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    I don't even mind paying the ridiculouso out of pocket fees (death to the dining plan!!!)...

    ...IF...big IF the quality is similar to the 1990s variation.

    Back then, i never had a bad meal...not one. And we were still getting ripped off...maybe a little less so, but still.

    But it was worth it- it was an experience...a vacation.

    Lately they've been using what seems to me olive garden or chili's cost accounting garbage...and it is distasteful on several levels, not just the tongue.

    We did have what i would determine as a solid dining experience in september...particularly at Garden Grill, Kona, and Brown Derby...but i still am not confident that the tide has turned...we'll see in march (one month from today...actually).

    Why?
    Cause they are profit hounds (that is a PG edit from the real word...starting in "wh"), and i don't think they have the integrity or vision to provide better service or product anymore.

    $5 JC Penny suits.
     
  16. OldsDr

    OldsDr DIS Veteran

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    OH but they do have better service. A free ride from the airport to your hotel. Then complimentary shuttles from your hotel to the parks and DTD. Free Dinning plans a couple times a year. Service service everywhere and a captive audience is just an unfortunate bi-product.

    I am still keeping an open mind on food quality after this last trip. But, I am afraid you may be correct and nothing will make a change for the better until people have their butts in rental cars and are mobile enough to get off property for a couple meals. Or if all the MBA courses start teaching that profit is important and one of the best ways to guarantee future profits is to have happy customers today. They also have to realize there are in fact hidden costs to outsourcing that are not accounted for in traditional formulas.

    Here is a pipe dream for you. They find more and more repeat customers decide to rent cars and they find the reason for that is it is cheaper to rent a car and eat off property and have a comprable or better meal, than it is to use their “free” Magical express and either buy a dinning plan or pay out of pocket on property.

    Or I can hope my observation from this past September was accurate and food is really getting better on its own.
     
  17. mjstaceyuofm

    mjstaceyuofm Mouseketeer

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    OldsDr - I like your line of thought and completely agree. We've kind of spoken with our feet (or car in this case) as we are DVC members and stock up on breakfast foods, snacks, etc. in the fridge and go off-site occasionally for dinners. When we eat on-site we try to hit higher end restaurants that don't involve characters, buffets or the same ole stuff you can get at Chain Restaurant X.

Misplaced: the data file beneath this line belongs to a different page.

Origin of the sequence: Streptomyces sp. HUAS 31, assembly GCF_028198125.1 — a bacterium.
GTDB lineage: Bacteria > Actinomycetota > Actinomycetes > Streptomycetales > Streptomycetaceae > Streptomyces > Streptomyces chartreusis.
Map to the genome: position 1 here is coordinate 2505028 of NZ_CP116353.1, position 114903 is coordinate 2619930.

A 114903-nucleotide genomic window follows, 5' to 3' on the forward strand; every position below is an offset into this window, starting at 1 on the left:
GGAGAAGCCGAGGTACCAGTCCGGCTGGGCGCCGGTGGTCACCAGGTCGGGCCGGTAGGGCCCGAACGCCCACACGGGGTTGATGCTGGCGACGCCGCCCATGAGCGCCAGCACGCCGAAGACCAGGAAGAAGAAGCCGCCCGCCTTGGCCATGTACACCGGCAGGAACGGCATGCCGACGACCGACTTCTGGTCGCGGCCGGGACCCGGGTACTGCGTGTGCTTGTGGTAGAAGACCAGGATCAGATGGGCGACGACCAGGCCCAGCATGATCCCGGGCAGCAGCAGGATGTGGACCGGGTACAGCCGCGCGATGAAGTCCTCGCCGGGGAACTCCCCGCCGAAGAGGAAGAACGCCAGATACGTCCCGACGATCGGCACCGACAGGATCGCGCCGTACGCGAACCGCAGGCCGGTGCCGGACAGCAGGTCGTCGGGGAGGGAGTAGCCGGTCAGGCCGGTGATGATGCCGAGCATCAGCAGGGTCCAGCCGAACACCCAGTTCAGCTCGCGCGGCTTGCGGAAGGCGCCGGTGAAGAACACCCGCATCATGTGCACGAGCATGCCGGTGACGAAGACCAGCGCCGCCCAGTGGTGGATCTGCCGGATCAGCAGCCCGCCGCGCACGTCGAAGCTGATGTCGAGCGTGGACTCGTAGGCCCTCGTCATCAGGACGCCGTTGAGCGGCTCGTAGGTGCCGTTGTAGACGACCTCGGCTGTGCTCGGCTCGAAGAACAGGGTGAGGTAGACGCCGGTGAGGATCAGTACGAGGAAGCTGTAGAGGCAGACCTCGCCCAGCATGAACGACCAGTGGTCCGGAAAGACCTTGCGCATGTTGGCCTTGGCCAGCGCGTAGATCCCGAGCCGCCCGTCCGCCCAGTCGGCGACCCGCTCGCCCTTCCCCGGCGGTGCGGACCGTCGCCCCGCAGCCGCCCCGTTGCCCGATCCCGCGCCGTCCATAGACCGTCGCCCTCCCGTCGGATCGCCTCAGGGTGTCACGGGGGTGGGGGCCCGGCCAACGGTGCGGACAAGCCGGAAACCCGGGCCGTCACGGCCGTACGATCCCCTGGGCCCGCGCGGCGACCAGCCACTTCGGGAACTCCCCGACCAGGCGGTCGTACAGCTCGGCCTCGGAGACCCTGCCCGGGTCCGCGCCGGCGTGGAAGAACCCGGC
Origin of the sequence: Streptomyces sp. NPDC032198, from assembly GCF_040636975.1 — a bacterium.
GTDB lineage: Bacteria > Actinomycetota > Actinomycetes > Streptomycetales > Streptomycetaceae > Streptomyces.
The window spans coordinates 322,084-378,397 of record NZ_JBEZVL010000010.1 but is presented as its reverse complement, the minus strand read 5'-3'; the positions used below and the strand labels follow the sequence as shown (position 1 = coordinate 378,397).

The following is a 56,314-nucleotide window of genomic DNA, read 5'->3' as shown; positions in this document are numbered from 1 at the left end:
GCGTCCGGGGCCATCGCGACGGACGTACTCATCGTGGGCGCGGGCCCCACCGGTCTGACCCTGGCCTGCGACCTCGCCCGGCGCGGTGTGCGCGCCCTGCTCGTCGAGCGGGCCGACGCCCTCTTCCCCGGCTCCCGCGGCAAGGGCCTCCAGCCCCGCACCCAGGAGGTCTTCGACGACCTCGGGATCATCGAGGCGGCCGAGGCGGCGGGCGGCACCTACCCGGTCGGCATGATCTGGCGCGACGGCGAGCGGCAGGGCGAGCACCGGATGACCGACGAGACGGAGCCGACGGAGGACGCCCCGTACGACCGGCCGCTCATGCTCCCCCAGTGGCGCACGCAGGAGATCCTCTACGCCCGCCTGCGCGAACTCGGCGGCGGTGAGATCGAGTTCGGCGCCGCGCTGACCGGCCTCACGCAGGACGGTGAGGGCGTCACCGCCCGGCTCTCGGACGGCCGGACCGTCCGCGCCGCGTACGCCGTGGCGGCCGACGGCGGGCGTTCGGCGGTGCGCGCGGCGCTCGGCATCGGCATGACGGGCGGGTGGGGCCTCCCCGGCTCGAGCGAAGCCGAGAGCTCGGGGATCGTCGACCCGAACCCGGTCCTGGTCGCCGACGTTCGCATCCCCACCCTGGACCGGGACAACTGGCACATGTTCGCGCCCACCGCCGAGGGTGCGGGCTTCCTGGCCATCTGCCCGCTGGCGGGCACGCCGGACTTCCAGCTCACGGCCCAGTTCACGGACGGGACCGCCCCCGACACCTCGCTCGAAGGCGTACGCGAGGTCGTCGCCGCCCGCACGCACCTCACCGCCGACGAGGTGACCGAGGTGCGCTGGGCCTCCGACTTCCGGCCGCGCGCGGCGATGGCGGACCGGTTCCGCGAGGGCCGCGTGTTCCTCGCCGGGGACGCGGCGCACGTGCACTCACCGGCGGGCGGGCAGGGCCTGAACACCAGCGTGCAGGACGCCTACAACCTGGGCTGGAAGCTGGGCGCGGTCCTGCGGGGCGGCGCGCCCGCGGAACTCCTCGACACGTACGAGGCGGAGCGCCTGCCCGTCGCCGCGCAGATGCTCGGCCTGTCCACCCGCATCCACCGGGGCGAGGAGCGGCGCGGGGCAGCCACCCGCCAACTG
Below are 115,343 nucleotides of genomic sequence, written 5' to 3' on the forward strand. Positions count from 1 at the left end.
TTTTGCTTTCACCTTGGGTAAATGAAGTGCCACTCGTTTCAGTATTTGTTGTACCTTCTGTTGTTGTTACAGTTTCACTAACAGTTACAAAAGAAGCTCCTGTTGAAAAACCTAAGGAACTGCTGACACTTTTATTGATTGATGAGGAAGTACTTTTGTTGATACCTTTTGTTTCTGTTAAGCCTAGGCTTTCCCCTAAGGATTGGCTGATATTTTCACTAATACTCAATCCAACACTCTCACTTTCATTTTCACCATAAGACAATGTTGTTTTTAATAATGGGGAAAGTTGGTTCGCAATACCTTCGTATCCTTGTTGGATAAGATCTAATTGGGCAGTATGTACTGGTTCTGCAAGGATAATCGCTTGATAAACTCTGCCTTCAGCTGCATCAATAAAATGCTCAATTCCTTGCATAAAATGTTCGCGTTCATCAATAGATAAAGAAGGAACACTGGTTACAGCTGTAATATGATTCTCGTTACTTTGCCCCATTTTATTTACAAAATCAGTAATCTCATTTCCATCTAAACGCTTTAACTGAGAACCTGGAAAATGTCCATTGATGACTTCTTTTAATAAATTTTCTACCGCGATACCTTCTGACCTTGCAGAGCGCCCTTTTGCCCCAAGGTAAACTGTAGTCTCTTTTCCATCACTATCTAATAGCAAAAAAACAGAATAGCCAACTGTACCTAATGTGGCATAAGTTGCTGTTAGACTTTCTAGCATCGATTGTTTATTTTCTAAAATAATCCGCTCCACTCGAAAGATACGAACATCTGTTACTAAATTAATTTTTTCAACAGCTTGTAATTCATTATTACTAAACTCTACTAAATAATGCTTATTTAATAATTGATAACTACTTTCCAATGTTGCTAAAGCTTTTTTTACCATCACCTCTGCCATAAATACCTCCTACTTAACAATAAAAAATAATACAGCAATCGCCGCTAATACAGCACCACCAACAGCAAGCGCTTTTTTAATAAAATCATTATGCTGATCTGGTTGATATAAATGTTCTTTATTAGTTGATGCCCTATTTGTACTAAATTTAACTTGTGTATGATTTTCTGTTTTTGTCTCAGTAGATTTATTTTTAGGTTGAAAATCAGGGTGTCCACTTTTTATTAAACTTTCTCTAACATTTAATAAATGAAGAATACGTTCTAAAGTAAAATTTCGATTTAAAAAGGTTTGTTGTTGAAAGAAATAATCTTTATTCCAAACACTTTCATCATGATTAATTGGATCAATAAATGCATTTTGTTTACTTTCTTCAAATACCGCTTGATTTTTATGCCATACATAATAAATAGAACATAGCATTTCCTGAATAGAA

I've never understood the dining plan and also agree that it has single-handedly been the largest contributor to the food downfall. Hopefully they are in the midst of minor turnaround.

    That being said, I'm still not going to the wave... ;)
     
  18. doconeill

    doconeill Fastpass Jedi Master DIS Lifetime Sponsor

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    Likewise, we are DVC so we're in it for the long haul, but with everything else we are being more frugal with how we are working it. We're going to be working in using the villa kitchen for breakfast and making food to take to the parks (when I can get a large box of quality chicken nuggets at the store for less than the price of one serving the crappy ones they serve to kids, guess what my chicken-nugget-luvin' DD's getting?), to perhaps even a dinner or two.

    I'm not paying Red Robin burger prices for sloppily-made assembly-line low quality burgers, just because it is Disney. Especially on a daily basis.

    That said, I can't recall a particularly bad table service experience we've had, food or service-wise. Some may have been merely "good".
     
  19. lockedoutlogic

    lockedoutlogic DIS Veteran

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    This is the easiest question in the WDW to answer...but nobody really stops to think about it.

    Why free dining? or dining plans?

    there are a couple of good arguments that probably are a small part of the consideration...

    the first is that by maximizing the capacity of the sitdowns they are still getting a better yield out of their workforce...even with the discounted math of "free dining" in play. that is most likely true.